Assistant Professor of Sociology
Department of Sociology
University of Memphis
Clement Hall, Room 223
Memphis TN 38152
Phone: (901) 678-2612
Fax: (901) 678-2525
Anna S. Mueller is Assistant Professor in the Department of Sociology. She received her Ph.D. in
Sociology in 2011 from the University of Texas at Austin.
Broadly speaking, Mueller’s research examines how peers shape adolescent health and
wellbeing over the transition to adulthood, with a focus on suicidality and weight-control
behaviors. Her research emphasizes why and how behaviors and values spread between
individuals generally using insights from social psychology, social network theories,
and sociology of emotions. She is also interested in how schools, as social organizations,
shape social relationships and opportunities to learn, thereby affecting the life
chances of children in terms of education, health, and wellbeing. Her substantive
interests are complemented by her methodological interests in social network analysis
and multi-level modeling.
Currently, she is working on a series of studies on the spread of suicides via social
relationships with her colleague in the sociology department, Dr. Seth Abrutyn. With
this research, she and Dr. Abrutyn are analyzing factors that render youth more susceptible
to suicidality following the suicide attempts of friend or family members. Their research
pays particular attention to gender differences and examines how these factors play
out in different stages of the life course. Mueller’s work is guided by two ultimate
goals. First, she aims to improve suicide prevention by providing as much knowledge
as possible about the conditions under which suicides are most likely to spread. Second,
she aims to develop a more robust sociological theory of suicide – one that integrates
knowledge from Durkheim’s important work on social integration and regulation with
insights from social psychology and existing research on the social contagion of emotions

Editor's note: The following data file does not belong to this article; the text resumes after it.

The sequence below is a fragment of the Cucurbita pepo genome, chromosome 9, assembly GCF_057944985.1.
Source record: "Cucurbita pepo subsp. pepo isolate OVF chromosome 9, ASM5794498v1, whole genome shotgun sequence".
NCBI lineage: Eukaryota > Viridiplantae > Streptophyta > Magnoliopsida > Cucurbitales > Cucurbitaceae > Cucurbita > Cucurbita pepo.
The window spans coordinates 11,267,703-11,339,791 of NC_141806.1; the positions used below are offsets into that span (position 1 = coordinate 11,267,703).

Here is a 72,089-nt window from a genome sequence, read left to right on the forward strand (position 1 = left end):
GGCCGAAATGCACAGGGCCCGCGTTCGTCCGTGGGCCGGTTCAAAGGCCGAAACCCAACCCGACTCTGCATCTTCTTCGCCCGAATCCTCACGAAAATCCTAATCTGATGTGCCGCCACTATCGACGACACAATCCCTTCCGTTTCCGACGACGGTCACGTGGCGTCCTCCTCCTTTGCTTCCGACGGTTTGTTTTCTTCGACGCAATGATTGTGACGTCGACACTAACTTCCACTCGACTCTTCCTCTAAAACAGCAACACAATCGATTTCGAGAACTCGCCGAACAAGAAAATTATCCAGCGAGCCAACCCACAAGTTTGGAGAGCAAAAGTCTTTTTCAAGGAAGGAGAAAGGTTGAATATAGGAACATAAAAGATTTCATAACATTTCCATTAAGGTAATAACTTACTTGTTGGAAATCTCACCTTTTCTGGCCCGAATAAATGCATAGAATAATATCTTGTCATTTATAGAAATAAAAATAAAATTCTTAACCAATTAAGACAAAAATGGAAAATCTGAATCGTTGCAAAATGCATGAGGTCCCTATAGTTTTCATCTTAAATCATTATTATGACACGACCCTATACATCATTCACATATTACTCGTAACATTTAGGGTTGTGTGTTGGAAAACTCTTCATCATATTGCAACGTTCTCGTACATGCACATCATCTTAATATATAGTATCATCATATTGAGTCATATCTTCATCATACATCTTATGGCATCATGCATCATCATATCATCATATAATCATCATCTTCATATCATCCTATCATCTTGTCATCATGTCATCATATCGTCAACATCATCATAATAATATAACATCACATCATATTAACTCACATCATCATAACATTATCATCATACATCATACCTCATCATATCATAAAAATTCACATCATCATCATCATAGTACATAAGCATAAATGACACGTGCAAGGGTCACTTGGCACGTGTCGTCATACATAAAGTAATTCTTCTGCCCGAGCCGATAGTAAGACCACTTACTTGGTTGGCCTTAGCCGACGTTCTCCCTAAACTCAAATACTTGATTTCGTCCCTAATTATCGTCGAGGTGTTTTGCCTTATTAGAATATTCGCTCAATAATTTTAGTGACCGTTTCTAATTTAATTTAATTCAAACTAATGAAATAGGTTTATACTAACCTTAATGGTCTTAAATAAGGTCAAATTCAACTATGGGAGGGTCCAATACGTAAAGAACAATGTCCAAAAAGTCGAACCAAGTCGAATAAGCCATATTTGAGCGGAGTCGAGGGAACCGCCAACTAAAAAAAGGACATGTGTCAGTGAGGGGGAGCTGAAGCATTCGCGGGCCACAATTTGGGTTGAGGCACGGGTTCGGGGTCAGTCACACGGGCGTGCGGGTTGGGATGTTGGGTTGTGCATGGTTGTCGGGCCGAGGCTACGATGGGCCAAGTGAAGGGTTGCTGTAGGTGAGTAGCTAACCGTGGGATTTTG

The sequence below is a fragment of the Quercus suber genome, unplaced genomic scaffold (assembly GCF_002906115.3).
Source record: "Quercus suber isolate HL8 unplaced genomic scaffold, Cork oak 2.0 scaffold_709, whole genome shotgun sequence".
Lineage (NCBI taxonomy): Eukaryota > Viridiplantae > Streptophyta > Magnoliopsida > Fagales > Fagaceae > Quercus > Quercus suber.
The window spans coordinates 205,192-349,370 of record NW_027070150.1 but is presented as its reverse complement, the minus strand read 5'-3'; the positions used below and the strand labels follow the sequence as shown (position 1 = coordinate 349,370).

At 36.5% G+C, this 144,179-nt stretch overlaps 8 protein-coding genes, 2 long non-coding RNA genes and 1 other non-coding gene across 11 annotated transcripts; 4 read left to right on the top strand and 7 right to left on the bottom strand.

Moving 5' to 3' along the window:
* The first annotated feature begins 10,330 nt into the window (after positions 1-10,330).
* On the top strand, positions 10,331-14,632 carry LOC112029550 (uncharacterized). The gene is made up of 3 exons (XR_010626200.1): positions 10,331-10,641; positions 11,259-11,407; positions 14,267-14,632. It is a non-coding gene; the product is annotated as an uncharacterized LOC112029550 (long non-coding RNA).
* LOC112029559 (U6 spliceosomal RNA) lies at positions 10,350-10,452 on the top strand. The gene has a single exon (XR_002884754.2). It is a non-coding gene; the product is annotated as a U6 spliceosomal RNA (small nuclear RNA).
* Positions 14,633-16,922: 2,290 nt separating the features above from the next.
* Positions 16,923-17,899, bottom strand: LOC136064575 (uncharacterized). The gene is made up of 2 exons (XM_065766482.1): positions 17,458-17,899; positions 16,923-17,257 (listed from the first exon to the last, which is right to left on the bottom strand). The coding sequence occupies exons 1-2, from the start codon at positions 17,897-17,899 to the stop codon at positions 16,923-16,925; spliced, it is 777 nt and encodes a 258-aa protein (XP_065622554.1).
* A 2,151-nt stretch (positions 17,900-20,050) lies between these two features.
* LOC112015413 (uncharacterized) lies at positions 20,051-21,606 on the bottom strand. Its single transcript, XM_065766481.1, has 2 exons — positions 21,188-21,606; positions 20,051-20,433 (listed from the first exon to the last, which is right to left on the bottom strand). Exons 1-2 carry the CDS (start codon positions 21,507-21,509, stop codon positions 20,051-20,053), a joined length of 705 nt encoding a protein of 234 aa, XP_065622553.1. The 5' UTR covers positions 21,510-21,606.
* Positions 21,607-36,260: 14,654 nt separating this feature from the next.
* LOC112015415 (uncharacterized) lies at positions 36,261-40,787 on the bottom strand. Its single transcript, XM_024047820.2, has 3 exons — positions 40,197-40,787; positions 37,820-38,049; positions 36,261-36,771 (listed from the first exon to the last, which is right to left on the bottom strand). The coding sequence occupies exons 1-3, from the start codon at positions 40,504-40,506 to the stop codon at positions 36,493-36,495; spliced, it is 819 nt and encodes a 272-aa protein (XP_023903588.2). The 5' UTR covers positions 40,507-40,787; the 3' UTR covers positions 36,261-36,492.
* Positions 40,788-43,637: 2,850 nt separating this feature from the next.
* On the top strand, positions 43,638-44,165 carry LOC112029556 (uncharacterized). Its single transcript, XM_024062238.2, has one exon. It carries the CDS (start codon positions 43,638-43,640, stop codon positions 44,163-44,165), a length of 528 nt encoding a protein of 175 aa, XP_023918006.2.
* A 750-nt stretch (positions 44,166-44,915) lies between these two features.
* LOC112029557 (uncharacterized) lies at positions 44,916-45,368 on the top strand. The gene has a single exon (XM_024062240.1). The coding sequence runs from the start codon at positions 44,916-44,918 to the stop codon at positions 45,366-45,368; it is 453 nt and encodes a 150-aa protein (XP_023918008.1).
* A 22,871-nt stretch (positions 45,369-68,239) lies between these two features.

and behaviors. Mueller and Abrutyn’s first study from this line of research was recently
published in the American Sociological Review (April 2014). A podcast interview with Mueller and Abrutyn is also available online.
In addition to her research on suicide, Mueller has conducted research on the role
of school contexts in adolescents’ body weight also using a social-psychological framework.
This work highlights the important role school cultures play in shaping adolescents’
decisions to practice weight control and demonstrates how social comparison theory
improves our understanding of how health behaviors are linked to social contexts.
Further, her research suggests that adolescents do not uniformly respond to macro-level
body ideals – such as those that equate feminine beauty with being thin - and that
the weight cultures they encounter through everyday life shape their weight control
decisions and self-perceptions.
Mueller’s research has been funded by the National Science Foundation (Graduate Research
Fellowship). She has published articles in the American Sociological Review, American
Journal of Sociology, Journal of Health and Social Behavior, Social Forces and the
American Journal of Education.
Dr. Mueller teaches Social Statistics, Intermediate Social Statistics, Senior Thesis,
Sociology of Education, and Gender and Health.